School of Medicine
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Co-Manager, 3D and Quantitative Image Laboratory, Radiology - Diagnostic Radiology
Current Role at Stanford 3D Technologist at 3DQ Laboratory. I am very much involved in improving and developing new processing methods and protocols. Additionally I have been implementing many technological changes which minimize our footprint and streamline our workflow. Examples of how this is being done are promoting a server-based strategy for workflow and consolidating non-server functions into fewer PCs. The non-server functions are almost all available from any PC through VNC clients which essentially has made everything operate like a server-based system (with the exception of only 1 user at a time).
The future of the 3DQ Lab might include the ability to do everything from remote locations as well.
Postdoctoral Research Fellow, Radiological Sciences Laboratory
Bio Jinghui Wang is a postdoc fellow in the Department of Radiology at Stanford University. His research areas include: Radiation Detection, Semiconductor devices, and Linear Accelerators. More specifically, he jointly use Monte Carlo tools (MCNP, SRIM, PENELOPE) and finite-element softwares (TCAD, COMSOL, ANSYS) to study the generation, transportation, and detection of ionizing radiations (Neutron, X-rays, electrons and heavy-charged particles) with semiconductor-based devices (Si, GaN, SiC, GaAs, and CdTe);
He currently working on two research projects:
1) High spatial resolution photon detectors used in computed tomography (CT) systems.
Initial charge cloud formation, charge migration and detection, pulse-pile up, charge sharing.
2) Treatment head in radiotherapy system:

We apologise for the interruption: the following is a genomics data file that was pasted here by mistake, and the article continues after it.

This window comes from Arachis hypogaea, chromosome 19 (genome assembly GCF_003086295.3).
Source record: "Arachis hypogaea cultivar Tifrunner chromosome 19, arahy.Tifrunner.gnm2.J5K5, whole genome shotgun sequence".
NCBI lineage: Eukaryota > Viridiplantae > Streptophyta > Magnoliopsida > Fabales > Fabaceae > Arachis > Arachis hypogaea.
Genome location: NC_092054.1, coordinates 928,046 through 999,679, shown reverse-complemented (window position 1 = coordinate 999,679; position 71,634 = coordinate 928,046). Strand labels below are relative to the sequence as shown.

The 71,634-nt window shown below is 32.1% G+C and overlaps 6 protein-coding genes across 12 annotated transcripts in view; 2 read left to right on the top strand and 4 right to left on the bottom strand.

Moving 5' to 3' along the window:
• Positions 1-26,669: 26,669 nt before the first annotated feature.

Electron energy deposition in tungsten and W25Re X-ray target, heat transfer in X-ray target. Dose distribution in water phantom.
Shan X. Wang
Professor of Materials Science and Engineering and of Electrical Engineering and, by courtesy, of Radiology
Current Research and Scholarly Interests Dr. Wang is the Director of Stanford Center for Magnetic Nanotechnology, and the Co-PI of the Stanford Center for Cancer Nanotechnology Excellence. His research interests lie in nanotechnology and information storage, including magnetic/spintronic biochips, in vitro diagnostics, cell sorting, magnetic nanoparticles, nano-patterning, spin electronic materials and sensors, as well as magnetic integrated inductors and transformers.
Ronald D. Watkins
Senior Research Engineer, Rad/Radiological Sciences Laboratory
Current Role at Stanford My current position is Senior Research Associate in the Radiological Sciences Laboratory in the Department of Radiology at Stanford School of Medicine. I provide hardware, systems, and general technical support for a group of 10 Faculty members and many students and post docs in the development of advanced medical imaging and image guided interventions. My training background is primarily in RF and electrical engineering and I spent more than 25 years in the commercial diagnostic imaging industry. Most of the projects I am currently working on involve high field MRI (3 Tesla and above), Magnetic Resonance Guided Focused Ultrasound, and other hybrid systems involving ultrasound imaging, therapeutic ultrasound or positron emission tomography combined with MRI. I have ongoing collaborations with many other medical research institutes and Universities around the world. I currently have 39 issued US patents